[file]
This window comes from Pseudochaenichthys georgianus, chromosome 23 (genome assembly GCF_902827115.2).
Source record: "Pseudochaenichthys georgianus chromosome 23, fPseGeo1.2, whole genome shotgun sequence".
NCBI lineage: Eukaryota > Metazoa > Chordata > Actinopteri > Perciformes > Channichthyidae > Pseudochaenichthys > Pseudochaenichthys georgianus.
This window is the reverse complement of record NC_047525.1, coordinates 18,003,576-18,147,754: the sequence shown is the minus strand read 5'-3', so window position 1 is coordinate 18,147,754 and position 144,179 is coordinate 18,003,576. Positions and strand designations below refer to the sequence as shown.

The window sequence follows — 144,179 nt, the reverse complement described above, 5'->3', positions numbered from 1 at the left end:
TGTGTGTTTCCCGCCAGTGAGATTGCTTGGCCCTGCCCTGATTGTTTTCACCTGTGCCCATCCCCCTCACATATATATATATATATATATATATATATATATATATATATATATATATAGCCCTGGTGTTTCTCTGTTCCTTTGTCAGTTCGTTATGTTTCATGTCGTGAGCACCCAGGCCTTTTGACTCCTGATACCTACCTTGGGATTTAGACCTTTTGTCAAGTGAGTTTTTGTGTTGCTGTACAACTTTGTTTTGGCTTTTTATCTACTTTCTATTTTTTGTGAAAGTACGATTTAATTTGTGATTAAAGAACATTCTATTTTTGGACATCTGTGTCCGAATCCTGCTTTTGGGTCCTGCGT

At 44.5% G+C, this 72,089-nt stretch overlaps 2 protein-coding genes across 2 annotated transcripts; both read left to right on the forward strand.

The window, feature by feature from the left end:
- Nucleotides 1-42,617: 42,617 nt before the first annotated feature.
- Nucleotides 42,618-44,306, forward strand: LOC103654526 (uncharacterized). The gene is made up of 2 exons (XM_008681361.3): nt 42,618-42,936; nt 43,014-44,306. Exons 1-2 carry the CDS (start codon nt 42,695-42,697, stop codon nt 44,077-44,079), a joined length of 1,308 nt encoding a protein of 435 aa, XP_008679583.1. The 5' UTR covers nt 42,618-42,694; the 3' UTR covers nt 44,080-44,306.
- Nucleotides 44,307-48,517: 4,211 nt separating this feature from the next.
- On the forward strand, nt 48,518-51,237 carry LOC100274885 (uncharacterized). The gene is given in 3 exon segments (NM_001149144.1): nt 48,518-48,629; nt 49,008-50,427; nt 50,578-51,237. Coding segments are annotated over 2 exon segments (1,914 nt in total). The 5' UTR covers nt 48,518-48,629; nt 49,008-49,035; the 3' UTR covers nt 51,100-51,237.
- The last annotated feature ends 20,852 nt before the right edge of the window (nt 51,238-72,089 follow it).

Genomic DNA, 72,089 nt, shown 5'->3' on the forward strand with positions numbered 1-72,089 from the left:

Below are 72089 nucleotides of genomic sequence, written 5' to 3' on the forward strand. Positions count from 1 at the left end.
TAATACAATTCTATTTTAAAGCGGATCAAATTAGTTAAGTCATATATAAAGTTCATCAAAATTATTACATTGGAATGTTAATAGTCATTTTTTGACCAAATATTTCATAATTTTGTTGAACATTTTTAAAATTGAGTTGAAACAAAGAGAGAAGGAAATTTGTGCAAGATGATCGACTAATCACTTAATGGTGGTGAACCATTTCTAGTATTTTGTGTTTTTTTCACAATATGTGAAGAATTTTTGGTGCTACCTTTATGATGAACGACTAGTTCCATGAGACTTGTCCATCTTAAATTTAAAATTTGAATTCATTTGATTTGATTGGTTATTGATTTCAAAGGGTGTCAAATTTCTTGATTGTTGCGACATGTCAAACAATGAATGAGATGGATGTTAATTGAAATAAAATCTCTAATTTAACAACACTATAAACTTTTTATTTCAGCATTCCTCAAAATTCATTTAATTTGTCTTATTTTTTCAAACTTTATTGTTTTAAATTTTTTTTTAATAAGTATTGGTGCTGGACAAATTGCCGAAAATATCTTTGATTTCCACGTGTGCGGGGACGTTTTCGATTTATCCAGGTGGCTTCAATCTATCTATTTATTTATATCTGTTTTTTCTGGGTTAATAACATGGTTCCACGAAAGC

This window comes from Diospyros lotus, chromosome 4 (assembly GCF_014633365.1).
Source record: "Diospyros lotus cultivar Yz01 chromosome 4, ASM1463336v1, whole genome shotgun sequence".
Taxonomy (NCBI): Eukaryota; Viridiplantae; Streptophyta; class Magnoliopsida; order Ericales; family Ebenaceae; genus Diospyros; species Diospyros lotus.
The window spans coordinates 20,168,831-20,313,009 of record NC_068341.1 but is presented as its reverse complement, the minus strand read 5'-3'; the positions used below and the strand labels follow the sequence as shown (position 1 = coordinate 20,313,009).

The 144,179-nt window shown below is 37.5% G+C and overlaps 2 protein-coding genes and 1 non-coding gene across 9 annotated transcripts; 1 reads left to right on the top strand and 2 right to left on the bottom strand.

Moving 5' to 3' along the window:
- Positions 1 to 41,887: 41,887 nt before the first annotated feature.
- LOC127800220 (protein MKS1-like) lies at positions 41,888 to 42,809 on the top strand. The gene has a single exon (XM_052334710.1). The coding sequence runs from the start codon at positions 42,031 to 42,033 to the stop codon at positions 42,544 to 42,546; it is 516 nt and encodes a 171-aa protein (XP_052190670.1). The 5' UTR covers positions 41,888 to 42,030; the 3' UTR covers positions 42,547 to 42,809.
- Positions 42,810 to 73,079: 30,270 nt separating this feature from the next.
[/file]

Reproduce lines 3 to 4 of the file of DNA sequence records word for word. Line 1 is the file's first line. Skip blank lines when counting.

NCBI lineage: Eukaryota > Metazoa > Chordata > Actinopteri > Perciformes > Channichthyidae > Pseudochaenichthys > Pseudochaenichthys georgianus.
This window is the reverse complement of record NC_047525.1, coordinates 18,003,576-18,147,754: the sequence shown is the minus strand read 5'-3', so window position 1 is coordinate 18,147,754 and position 144,179 is coordinate 18,003,576. Positions and strand designations below refer to the sequence as shown.